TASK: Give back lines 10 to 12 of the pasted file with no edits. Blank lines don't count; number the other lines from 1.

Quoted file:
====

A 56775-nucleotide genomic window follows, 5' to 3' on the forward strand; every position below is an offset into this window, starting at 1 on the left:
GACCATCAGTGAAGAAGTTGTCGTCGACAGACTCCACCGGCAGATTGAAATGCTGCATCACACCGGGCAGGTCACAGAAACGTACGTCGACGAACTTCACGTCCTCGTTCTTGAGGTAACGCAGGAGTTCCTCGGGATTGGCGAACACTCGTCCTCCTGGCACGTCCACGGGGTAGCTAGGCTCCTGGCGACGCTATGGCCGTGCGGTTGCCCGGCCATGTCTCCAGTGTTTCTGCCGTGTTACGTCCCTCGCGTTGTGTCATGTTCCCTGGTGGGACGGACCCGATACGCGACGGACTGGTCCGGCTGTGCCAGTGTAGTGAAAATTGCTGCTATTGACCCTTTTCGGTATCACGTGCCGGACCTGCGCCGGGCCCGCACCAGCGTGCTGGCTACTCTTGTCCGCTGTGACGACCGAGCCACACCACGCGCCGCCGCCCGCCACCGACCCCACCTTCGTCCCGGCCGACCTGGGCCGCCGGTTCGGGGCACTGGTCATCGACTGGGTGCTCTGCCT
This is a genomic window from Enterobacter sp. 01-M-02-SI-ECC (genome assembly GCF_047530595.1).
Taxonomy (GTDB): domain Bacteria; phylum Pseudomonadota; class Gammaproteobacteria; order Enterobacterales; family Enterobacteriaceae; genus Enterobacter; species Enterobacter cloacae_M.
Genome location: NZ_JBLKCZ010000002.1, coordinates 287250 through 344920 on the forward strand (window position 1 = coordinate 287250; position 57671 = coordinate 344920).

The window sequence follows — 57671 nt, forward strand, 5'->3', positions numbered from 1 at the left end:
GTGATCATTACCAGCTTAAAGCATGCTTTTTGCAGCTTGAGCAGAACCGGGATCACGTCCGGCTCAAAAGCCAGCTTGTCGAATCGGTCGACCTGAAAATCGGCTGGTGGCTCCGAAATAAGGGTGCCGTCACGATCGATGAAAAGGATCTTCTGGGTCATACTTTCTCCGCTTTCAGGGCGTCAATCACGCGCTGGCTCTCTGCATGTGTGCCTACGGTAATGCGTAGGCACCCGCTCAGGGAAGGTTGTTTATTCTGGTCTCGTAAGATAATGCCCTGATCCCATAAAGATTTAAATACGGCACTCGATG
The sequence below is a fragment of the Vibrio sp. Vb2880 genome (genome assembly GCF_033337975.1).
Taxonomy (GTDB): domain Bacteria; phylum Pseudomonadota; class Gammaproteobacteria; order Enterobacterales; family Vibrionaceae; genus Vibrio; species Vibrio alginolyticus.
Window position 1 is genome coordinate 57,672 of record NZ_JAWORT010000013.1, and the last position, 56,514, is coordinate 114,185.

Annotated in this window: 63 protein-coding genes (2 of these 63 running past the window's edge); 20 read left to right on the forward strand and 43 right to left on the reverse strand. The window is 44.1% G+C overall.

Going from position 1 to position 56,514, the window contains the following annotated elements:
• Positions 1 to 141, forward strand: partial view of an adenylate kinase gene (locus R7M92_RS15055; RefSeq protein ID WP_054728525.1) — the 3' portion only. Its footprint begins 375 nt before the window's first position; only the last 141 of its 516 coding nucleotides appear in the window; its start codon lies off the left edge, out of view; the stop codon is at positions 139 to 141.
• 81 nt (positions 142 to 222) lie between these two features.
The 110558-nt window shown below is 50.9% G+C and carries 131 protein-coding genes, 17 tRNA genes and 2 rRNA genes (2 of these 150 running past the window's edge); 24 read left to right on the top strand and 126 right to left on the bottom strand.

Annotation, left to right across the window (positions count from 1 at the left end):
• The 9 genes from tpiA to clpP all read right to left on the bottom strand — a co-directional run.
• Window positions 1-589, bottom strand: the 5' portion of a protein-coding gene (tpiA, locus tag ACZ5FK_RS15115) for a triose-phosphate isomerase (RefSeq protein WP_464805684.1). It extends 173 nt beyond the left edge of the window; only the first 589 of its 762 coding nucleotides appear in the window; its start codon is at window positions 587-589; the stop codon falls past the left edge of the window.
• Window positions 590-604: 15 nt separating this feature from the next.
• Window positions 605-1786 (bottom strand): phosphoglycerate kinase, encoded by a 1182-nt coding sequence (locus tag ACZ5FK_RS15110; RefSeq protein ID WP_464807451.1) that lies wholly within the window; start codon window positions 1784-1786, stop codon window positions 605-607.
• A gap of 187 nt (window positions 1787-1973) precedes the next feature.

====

Window position 1 is genome coordinate 57,672 of record NZ_JAWORT010000013.1, and the last position, 56,514, is coordinate 114,185.

Annotated in this window: 63 protein-coding genes (2 of these 63 running past the window's edge); 20 read left to right on the forward strand and 43 right to left on the reverse strand. The window is 44.1% G+C overall.

Going from position 1 to position 56,514, the window contains the following annotated elements: